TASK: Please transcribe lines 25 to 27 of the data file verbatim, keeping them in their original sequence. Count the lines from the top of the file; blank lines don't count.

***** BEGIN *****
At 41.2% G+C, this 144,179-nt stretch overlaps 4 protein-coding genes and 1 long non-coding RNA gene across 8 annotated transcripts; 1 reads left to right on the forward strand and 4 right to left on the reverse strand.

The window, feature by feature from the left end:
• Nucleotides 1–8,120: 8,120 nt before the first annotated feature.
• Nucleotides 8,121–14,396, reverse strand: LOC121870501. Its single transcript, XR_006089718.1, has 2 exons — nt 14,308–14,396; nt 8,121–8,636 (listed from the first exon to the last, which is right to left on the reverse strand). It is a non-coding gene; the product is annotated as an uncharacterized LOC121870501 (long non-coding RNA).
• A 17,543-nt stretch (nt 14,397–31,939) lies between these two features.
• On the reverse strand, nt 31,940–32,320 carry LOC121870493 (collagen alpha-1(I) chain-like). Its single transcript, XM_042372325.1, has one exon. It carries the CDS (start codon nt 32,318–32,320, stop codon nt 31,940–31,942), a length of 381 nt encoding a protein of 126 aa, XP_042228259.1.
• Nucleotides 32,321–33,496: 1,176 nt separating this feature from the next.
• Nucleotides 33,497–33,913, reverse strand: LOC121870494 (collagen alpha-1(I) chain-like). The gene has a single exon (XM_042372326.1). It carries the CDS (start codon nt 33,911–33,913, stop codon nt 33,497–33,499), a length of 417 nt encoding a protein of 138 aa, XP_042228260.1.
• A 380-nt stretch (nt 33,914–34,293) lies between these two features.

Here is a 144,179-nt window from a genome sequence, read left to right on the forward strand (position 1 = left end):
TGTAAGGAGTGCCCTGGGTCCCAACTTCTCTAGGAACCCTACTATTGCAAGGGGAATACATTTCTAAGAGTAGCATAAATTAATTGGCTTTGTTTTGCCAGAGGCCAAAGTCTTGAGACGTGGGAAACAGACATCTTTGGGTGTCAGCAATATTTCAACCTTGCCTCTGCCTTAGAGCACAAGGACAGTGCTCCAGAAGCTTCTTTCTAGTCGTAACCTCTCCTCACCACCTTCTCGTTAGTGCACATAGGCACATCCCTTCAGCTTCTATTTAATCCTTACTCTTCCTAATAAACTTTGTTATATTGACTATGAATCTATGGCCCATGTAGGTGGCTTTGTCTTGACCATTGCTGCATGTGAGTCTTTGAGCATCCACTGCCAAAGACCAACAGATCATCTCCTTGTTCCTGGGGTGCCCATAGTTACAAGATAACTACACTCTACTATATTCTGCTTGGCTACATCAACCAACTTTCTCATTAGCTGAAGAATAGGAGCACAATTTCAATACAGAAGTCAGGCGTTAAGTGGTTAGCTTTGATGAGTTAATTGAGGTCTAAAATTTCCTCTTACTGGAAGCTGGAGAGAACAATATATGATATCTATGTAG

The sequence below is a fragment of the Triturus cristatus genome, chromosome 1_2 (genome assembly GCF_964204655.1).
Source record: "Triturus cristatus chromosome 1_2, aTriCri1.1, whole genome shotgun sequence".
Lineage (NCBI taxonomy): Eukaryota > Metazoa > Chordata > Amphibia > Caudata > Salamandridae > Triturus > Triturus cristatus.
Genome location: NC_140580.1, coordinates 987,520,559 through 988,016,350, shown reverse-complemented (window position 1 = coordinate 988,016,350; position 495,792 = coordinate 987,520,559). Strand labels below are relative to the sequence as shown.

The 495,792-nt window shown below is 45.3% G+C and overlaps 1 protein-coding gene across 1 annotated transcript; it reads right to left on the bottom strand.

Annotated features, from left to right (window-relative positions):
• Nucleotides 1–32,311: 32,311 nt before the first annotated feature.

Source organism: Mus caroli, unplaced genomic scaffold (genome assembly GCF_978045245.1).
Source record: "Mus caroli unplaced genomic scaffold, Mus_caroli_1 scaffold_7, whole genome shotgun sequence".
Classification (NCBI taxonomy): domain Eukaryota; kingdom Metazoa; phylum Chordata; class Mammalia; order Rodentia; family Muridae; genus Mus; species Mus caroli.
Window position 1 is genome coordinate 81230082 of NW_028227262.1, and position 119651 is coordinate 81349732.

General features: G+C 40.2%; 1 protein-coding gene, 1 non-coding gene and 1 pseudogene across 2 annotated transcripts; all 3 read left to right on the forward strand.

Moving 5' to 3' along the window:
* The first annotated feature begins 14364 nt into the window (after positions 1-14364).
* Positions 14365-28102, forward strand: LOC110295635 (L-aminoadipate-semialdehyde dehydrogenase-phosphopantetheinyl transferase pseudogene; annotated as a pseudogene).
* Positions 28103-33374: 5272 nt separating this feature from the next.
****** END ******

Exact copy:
* The first annotated feature begins 14364 nt into the window (after positions 1-14364).
* Positions 14365-28102, forward strand: LOC110295635 (L-aminoadipate-semialdehyde dehydrogenase-phosphopantetheinyl transferase pseudogene; annotated as a pseudogene).
* Positions 28103-33374: 5272 nt separating this feature from the next.